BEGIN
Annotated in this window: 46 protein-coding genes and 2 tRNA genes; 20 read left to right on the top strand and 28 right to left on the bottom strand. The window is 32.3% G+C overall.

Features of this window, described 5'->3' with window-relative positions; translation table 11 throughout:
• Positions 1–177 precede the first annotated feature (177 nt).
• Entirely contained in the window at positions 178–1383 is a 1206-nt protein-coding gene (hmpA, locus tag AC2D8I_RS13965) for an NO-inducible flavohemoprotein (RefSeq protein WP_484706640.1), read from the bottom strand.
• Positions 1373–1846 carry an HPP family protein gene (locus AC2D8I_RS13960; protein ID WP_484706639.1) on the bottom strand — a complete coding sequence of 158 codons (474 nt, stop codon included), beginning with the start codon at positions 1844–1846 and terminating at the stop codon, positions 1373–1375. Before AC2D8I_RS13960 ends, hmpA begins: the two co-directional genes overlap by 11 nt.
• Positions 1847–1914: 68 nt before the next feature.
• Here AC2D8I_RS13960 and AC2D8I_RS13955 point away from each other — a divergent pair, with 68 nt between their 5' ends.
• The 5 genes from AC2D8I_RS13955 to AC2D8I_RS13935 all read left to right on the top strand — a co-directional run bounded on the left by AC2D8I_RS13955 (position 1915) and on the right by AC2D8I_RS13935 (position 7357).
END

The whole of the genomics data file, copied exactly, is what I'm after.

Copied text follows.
Annotated in this window: 46 protein-coding genes and 2 tRNA genes; 20 read left to right on the top strand and 28 right to left on the bottom strand. The window is 32.3% G+C overall.

Features of this window, described 5'->3' with window-relative positions; translation table 11 throughout:
• Positions 1–177 precede the first annotated feature (177 nt).
• Entirely contained in the window at positions 178–1383 is a 1206-nt protein-coding gene (hmpA, locus tag AC2D8I_RS13965) for an NO-inducible flavohemoprotein (RefSeq protein WP_484706640.1), read from the bottom strand.
• Positions 1373–1846 carry an HPP family protein gene (locus AC2D8I_RS13960; protein ID WP_484706639.1) on the bottom strand — a complete coding sequence of 158 codons (474 nt, stop codon included), beginning with the start codon at positions 1844–1846 and terminating at the stop codon, positions 1373–1375. Before AC2D8I_RS13960 ends, hmpA begins: the two co-directional genes overlap by 11 nt.
• Positions 1847–1914: 68 nt before the next feature.
• Here AC2D8I_RS13960 and AC2D8I_RS13955 point away from each other — a divergent pair, with 68 nt between their 5' ends.
• The 5 genes from AC2D8I_RS13955 to AC2D8I_RS13935 all read left to right on the top strand — a co-directional run bounded on the left by AC2D8I_RS13955 (position 1915) and on the right by AC2D8I_RS13935 (position 7357).